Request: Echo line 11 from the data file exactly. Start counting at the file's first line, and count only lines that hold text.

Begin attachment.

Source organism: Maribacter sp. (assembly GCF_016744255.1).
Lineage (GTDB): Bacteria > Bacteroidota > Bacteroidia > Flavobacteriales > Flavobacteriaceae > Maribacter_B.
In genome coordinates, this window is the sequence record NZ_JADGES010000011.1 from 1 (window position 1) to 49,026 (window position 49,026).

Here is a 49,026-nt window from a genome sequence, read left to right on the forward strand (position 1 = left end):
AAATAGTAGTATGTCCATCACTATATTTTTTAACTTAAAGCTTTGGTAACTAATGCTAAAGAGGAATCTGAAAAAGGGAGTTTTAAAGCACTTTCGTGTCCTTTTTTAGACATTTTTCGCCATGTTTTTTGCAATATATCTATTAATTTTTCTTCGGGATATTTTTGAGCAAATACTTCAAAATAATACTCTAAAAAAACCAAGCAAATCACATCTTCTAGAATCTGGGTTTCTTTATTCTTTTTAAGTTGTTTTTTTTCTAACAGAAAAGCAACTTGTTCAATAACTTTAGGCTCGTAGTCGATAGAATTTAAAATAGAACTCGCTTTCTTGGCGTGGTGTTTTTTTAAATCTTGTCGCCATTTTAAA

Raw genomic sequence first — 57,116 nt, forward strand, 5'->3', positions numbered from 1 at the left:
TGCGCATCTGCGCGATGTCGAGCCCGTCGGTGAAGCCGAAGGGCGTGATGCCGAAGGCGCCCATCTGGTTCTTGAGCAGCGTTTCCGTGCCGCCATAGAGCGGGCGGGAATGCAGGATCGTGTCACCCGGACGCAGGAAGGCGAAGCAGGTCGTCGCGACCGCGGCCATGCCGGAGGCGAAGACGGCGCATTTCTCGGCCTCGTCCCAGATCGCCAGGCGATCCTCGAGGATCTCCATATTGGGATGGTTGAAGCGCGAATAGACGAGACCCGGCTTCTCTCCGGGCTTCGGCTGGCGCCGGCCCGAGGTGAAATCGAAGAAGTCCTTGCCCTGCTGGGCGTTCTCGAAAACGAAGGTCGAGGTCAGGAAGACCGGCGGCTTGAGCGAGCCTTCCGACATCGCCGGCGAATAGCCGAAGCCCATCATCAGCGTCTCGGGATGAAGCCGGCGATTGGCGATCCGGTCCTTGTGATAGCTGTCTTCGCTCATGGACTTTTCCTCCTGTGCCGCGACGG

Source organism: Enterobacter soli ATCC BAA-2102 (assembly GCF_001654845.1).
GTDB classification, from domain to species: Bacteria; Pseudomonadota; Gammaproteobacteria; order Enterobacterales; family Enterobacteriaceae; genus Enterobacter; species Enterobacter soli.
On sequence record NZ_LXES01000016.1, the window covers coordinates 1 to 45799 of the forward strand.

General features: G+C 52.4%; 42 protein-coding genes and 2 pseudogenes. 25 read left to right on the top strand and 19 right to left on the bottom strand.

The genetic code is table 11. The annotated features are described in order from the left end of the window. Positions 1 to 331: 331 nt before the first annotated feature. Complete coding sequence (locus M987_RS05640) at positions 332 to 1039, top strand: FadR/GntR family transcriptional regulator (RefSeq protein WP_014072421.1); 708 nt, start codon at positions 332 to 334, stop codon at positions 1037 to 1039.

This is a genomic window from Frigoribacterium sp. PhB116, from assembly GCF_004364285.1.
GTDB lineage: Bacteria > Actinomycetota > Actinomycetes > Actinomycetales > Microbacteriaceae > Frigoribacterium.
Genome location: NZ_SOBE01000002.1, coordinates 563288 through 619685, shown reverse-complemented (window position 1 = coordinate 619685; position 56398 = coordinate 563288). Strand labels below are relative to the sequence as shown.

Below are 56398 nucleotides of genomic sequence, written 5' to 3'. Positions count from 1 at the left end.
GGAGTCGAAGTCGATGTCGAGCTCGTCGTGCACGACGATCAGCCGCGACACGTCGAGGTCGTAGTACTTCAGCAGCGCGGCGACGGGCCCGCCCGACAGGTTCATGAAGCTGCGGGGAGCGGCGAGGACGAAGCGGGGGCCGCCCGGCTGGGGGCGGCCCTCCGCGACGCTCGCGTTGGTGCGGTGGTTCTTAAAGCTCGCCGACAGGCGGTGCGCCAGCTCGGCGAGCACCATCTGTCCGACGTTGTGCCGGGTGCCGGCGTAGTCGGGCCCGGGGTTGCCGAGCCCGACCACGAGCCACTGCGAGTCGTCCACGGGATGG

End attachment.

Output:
General features: G+C 52.4%; 42 protein-coding genes and 2 pseudogenes. 25 read left to right on the top strand and 19 right to left on the bottom strand.